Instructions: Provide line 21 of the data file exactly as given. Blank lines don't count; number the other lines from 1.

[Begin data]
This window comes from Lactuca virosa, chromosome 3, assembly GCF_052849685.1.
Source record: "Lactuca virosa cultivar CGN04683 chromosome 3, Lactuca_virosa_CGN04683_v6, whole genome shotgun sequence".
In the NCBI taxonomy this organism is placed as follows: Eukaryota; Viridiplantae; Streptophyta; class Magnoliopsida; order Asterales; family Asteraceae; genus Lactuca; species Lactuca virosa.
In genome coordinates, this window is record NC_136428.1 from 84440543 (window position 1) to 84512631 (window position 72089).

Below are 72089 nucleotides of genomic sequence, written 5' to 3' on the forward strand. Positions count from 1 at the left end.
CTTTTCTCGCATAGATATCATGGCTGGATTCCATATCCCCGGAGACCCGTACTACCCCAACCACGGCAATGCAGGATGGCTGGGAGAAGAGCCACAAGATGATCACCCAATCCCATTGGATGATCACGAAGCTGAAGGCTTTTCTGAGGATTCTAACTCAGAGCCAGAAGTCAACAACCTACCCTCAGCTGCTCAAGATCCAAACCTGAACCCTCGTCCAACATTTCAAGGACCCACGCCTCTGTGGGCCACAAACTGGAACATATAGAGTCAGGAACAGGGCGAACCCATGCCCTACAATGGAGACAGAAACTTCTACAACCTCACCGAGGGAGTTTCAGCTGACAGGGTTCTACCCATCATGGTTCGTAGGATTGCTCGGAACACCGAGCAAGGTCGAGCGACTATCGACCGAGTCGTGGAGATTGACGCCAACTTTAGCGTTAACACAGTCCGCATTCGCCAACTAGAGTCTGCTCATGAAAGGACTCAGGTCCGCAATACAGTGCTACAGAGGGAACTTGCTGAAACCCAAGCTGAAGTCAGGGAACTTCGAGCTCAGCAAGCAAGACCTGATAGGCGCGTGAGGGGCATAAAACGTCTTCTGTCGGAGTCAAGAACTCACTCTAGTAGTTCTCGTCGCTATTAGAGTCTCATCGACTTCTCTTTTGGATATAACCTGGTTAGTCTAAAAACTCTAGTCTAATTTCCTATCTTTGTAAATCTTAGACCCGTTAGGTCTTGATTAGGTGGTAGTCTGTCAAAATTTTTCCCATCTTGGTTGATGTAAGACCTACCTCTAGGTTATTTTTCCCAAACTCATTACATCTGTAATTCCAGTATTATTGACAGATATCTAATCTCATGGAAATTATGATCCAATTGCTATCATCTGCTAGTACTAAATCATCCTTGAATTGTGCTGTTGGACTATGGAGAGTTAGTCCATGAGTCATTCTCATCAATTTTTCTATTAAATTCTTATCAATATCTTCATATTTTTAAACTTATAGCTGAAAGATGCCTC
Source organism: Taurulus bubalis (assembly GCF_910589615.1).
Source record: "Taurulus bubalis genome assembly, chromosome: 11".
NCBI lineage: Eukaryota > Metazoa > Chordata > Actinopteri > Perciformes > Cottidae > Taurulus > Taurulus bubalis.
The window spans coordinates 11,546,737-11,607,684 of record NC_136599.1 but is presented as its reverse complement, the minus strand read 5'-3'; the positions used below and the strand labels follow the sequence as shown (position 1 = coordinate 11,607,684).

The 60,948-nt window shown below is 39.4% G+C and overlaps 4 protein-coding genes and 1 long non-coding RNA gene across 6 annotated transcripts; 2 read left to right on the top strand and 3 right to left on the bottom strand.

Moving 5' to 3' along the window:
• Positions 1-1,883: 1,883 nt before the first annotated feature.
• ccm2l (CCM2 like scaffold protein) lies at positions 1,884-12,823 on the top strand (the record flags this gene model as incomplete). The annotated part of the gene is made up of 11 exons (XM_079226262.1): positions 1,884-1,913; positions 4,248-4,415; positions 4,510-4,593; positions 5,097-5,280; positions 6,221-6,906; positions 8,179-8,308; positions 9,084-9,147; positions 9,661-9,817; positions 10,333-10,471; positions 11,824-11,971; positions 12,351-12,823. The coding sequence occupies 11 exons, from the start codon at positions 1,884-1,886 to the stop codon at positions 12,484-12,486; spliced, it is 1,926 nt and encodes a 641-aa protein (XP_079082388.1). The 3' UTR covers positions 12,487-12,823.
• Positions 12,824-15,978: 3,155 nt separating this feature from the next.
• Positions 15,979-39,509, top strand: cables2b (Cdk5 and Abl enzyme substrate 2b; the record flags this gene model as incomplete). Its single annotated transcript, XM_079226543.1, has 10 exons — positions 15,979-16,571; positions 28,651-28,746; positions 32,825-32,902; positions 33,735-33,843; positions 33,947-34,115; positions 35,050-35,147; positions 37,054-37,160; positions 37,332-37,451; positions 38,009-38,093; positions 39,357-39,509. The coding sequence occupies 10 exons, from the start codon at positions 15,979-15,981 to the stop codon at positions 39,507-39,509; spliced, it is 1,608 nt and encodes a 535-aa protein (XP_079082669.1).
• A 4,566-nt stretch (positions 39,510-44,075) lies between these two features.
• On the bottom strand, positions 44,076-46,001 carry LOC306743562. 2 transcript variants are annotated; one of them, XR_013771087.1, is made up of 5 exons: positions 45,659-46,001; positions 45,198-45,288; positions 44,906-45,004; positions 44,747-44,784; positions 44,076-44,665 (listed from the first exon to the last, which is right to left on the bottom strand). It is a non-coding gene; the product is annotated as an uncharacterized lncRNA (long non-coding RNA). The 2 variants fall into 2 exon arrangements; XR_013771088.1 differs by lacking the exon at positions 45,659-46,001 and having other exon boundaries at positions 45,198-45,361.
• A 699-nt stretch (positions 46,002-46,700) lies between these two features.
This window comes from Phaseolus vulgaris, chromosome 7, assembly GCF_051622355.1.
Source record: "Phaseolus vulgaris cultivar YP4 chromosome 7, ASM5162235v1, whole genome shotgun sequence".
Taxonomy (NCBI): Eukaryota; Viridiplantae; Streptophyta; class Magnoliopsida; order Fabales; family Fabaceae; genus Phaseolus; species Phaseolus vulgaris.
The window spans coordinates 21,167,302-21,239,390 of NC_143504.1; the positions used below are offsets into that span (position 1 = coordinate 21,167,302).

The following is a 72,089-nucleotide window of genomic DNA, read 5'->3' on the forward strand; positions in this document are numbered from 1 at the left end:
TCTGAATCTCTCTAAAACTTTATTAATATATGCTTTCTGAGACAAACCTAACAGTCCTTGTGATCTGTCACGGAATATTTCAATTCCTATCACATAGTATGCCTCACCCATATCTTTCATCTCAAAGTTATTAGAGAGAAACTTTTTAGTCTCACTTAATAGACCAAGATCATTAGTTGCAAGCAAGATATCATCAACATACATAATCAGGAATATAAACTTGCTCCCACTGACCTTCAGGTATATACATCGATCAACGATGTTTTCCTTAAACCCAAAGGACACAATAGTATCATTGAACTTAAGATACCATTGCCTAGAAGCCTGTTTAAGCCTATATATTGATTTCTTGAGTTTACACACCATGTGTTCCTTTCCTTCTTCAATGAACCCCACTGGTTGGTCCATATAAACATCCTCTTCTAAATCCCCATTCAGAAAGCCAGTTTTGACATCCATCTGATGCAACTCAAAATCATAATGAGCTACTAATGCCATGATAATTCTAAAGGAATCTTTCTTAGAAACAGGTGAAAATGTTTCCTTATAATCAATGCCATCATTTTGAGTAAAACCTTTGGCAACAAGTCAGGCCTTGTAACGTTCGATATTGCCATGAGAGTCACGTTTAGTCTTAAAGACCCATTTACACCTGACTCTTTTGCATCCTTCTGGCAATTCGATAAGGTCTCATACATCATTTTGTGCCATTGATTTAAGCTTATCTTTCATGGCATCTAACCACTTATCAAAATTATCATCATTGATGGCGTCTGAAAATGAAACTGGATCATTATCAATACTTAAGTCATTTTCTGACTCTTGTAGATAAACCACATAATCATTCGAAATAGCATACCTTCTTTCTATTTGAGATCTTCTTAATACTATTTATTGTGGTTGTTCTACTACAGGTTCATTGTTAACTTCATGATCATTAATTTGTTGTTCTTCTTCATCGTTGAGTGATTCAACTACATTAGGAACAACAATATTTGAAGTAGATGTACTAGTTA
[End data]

Source record: "Phaseolus vulgaris cultivar YP4 chromosome 7, ASM5162235v1, whole genome shotgun sequence".